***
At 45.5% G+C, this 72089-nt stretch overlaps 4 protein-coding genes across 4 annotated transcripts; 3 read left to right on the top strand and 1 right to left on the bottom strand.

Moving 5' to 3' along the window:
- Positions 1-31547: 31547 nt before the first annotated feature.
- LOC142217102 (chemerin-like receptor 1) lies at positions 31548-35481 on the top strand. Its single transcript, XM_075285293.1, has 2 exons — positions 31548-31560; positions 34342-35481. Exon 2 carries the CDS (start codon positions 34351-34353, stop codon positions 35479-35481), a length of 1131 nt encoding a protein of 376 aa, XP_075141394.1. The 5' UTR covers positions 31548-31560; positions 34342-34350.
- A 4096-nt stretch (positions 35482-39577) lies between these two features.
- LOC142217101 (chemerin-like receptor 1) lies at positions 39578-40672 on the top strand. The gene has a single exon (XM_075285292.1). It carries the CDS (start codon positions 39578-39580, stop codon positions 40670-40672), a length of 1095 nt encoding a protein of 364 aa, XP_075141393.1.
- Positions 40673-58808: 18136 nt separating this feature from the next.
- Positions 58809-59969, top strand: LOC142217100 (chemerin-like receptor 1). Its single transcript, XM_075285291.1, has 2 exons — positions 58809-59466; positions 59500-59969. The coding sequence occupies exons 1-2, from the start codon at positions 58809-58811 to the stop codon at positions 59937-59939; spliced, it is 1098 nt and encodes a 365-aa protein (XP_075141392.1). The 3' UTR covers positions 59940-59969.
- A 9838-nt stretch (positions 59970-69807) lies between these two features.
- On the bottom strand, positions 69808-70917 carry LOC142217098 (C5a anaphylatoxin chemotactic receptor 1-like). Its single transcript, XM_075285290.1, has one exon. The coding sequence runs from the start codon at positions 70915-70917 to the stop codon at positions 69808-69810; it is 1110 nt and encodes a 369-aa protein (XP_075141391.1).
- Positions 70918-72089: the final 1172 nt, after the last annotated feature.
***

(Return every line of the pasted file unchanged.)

At 45.5% G+C, this 72089-nt stretch overlaps 4 protein-coding genes across 4 annotated transcripts; 3 read left to right on the top strand and 1 right to left on the bottom strand.

Moving 5' to 3' along the window:
- Positions 1-31547: 31547 nt before the first annotated feature.
- LOC142217102 (chemerin-like receptor 1) lies at positions 31548-35481 on the top strand. Its single transcript, XM_075285293.1, has 2 exons — positions 31548-31560; positions 34342-35481. Exon 2 carries the CDS (start codon positions 34351-34353, stop codon positions 35479-35481), a length of 1131 nt encoding a protein of 376 aa, XP_075141394.1. The 5' UTR covers positions 31548-31560; positions 34342-34350.
- A 4096-nt stretch (positions 35482-39577) lies between these two features.
- LOC142217101 (chemerin-like receptor 1) lies at positions 39578-40672 on the top strand. The gene has a single exon (XM_075285292.1). It carries the CDS (start codon positions 39578-39580, stop codon positions 40670-40672), a length of 1095 nt encoding a protein of 364 aa, XP_075141393.1.
- Positions 40673-58808: 18136 nt separating this feature from the next.
- Positions 58809-59969, top strand: LOC142217100 (chemerin-like receptor 1). Its single transcript, XM_075285291.1, has 2 exons — positions 58809-59466; positions 59500-59969. The coding sequence occupies exons 1-2, from the start codon at positions 58809-58811 to the stop codon at positions 59937-59939; spliced, it is 1098 nt and encodes a 365-aa protein (XP_075141392.1). The 3' UTR covers positions 59940-59969.
- A 9838-nt stretch (positions 59970-69807) lies between these two features.
- On the bottom strand, positions 69808-70917 carry LOC142217098 (C5a anaphylatoxin chemotactic receptor 1-like). Its single transcript, XM_075285290.1, has one exon. The coding sequence runs from the start codon at positions 70915-70917 to the stop codon at positions 69808-69810; it is 1110 nt and encodes a 369-aa protein (XP_075141391.1).
- Positions 70918-72089: the final 1172 nt, after the last annotated feature.